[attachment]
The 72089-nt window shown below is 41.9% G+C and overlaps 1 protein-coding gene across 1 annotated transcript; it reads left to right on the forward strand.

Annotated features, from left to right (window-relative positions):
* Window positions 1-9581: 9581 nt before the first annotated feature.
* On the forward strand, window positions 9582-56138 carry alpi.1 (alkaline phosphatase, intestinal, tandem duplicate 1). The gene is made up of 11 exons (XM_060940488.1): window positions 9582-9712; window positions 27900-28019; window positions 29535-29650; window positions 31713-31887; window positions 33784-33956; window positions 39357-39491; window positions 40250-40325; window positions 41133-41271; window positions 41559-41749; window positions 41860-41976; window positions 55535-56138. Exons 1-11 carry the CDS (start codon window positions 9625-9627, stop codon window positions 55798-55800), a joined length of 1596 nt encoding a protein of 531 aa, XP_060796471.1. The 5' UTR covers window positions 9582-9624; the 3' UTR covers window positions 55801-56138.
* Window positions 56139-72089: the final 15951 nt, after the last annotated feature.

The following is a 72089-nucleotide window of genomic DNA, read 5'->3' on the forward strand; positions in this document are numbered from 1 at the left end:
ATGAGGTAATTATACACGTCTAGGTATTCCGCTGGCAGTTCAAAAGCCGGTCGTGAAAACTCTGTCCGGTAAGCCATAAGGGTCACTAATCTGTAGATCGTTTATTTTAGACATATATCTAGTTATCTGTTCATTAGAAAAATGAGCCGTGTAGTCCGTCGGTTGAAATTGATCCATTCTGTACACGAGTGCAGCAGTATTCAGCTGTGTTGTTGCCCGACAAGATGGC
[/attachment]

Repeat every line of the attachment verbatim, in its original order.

The 72089-nt window shown below is 41.9% G+C and overlaps 1 protein-coding gene across 1 annotated transcript; it reads left to right on the forward strand.

Annotated features, from left to right (window-relative positions):
* Window positions 1-9581: 9581 nt before the first annotated feature.
* On the forward strand, window positions 9582-56138 carry alpi.1 (alkaline phosphatase, intestinal, tandem duplicate 1). The gene is made up of 11 exons (XM_060940488.1): window positions 9582-9712; window positions 27900-28019; window positions 29535-29650; window positions 31713-31887; window positions 33784-33956; window positions 39357-39491; window positions 40250-40325; window positions 41133-41271; window positions 41559-41749; window positions 41860-41976; window positions 55535-56138. Exons 1-11 carry the CDS (start codon window positions 9625-9627, stop codon window positions 55798-55800), a joined length of 1596 nt encoding a protein of 531 aa, XP_060796471.1. The 5' UTR covers window positions 9582-9624; the 3' UTR covers window positions 55801-56138.
* Window positions 56139-72089: the final 15951 nt, after the last annotated feature.

The following is a 72089-nucleotide window of genomic DNA, read 5'->3' on the forward strand; positions in this document are numbered from 1 at the left end:
ATGAGGTAATTATACACGTCTAGGTATTCCGCTGGCAGTTCAAAAGCCGGTCGTGAAAACTCTGTCCGGTAAGCCATAAGGGTCACTAATCTGTAGATCGTTTATTTTAGACATATATCTAGTTATCTGTTCATTAGAAAAATGAGCCGTGTAGTCCGTCGGTTGAAATTGATCCATTCTGTACACGAGTGCAGCAGTATTCAGCTGTGTTGTTGCCCGACAAGATGGC